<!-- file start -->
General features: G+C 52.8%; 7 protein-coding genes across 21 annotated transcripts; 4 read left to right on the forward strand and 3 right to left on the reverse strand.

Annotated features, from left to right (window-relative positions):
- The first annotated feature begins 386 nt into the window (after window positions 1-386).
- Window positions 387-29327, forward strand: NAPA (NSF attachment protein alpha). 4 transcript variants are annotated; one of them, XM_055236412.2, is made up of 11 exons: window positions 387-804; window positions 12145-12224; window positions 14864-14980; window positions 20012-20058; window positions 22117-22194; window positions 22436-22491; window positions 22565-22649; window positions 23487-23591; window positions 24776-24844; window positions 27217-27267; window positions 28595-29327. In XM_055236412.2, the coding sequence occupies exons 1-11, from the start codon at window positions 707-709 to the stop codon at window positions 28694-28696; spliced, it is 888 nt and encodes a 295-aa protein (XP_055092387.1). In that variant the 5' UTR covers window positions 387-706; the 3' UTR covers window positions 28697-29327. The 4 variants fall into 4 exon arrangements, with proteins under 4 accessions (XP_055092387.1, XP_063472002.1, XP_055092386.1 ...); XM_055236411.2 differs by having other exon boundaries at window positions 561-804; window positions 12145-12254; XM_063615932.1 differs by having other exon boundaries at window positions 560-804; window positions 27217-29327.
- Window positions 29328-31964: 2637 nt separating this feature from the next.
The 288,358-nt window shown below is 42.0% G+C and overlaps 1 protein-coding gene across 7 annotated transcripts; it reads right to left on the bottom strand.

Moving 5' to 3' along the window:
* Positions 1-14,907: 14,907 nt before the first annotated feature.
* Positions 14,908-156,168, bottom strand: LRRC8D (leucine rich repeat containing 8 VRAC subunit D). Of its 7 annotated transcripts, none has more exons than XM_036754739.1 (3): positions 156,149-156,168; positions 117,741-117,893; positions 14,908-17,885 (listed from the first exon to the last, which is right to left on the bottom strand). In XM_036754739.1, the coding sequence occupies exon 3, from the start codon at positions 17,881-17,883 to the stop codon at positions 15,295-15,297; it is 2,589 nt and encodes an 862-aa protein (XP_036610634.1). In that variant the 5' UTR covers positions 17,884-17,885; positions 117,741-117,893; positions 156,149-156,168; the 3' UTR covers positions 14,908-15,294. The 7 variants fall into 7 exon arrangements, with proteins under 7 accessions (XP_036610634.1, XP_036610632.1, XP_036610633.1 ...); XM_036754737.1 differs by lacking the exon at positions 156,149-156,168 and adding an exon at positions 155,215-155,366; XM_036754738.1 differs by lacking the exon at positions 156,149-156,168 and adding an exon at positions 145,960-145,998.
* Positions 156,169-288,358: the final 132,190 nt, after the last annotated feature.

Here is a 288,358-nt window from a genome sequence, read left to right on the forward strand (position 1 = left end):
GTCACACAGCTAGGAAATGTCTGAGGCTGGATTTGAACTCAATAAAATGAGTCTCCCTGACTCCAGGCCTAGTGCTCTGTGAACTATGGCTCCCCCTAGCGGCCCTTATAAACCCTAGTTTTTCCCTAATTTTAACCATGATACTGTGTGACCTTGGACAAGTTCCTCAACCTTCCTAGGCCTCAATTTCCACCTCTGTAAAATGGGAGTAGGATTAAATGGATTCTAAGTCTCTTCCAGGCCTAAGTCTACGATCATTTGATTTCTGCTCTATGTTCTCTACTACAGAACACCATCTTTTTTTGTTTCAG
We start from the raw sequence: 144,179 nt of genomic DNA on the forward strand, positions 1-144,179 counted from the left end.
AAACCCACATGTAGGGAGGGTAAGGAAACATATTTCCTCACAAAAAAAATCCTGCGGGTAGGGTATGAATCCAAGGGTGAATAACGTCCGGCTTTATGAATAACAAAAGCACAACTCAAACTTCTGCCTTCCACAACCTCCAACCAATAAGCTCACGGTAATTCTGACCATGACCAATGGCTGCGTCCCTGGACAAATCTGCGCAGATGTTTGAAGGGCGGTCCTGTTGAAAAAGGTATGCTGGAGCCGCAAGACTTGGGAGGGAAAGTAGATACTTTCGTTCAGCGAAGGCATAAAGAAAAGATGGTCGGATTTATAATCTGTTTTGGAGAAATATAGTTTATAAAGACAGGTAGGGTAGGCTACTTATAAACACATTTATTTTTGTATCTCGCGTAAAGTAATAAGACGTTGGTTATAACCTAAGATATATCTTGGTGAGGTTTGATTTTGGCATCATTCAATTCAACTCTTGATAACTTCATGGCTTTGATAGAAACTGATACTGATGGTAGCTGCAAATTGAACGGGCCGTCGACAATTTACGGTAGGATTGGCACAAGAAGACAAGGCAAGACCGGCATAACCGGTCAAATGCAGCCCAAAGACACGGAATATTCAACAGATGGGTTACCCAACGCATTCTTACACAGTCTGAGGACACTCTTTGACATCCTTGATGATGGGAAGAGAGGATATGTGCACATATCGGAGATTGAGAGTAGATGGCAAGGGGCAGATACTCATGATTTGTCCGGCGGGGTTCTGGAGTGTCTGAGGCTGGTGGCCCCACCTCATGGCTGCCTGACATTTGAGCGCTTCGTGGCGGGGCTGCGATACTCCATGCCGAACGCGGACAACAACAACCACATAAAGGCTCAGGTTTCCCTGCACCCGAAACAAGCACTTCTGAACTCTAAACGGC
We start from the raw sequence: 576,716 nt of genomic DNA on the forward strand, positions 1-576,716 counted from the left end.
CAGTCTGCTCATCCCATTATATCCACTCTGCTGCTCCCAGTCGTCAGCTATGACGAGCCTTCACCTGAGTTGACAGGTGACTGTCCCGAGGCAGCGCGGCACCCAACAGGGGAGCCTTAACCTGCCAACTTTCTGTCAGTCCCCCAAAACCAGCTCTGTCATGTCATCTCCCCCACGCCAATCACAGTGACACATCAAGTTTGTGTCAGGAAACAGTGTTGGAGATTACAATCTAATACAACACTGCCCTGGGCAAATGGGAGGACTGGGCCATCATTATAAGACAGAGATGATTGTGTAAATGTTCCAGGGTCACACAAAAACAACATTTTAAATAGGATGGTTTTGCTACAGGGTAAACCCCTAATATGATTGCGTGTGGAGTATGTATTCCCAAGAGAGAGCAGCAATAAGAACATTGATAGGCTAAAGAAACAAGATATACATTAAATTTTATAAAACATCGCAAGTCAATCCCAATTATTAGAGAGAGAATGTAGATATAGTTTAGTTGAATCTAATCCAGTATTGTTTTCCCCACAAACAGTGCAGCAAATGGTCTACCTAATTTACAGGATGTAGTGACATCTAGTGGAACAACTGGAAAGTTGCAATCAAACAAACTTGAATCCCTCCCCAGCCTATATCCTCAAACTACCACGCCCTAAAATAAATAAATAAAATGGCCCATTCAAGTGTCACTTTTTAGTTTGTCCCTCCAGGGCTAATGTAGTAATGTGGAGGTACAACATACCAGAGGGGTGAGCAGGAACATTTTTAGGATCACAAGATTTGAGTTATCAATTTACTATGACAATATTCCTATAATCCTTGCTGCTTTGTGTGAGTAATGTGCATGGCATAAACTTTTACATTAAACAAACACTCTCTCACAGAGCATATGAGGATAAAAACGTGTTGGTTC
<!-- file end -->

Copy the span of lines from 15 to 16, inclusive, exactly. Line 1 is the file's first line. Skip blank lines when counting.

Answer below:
We start from the raw sequence: 576,716 nt of genomic DNA on the forward strand, positions 1-576,716 counted from the left end.
CAGTCTGCTCATCCCATTATATCCACTCTGCTGCTCCCAGTCGTCAGCTATGACGAGCCTTCACCTGAGTTGACAGGTGACTGTCCCGAGGCAGCGCGGCACCCAACAGGGGAGCCTTAACCTGCCAACTTTCTGTCAGTCCCCCAAAACCAGCTCTGTCATGTCATCTCCCCCACGCCAATCACAGTGACACATCAAGTTTGTGTCAGGAAACAGTGTTGGAGATTACAATCTAATACAACACTGCCCTGGGCAAATGGGAGGACTGGGCCATCATTATAAGACAGAGATGATTGTGTAAATGTTCCAGGGTCACACAAAAACAACATTTTAAATAGGATGGTTTTGCTACAGGGTAAACCCCTAATATGATTGCGTGTGGAGTATGTATTCCCAAGAGAGAGCAGCAATAAGAACATTGATAGGCTAAAGAAACAAGATATACATTAAATTTTATAAAACATCGCAAGTCAATCCCAATTATTAGAGAGAGAATGTAGATATAGTTTAGTTGAATCTAATCCAGTATTGTTTTCCCCACAAACAGTGCAGCAAATGGTCTACCTAATTTACAGGATGTAGTGACATCTAGTGGAACAACTGGAAAGTTGCAATCAAACAAACTTGAATCCCTCCCCAGCCTATATCCTCAAACTACCACGCCCTAAAATAAATAAATAAAATGGCCCATTCAAGTGTCACTTTTTAGTTTGTCCCTCCAGGGCTAATGTAGTAATGTGGAGGTACAACATACCAGAGGGGTGAGCAGGAACATTTTTAGGATCACAAGATTTGAGTTATCAATTTACTATGACAATATTCCTATAATCCTTGCTGCTTTGTGTGAGTAATGTGCATGGCATAAACTTTTACATTAAACAAACACTCTCTCACAGAGCATATGAGGATAAAAACGTGTTGGTTC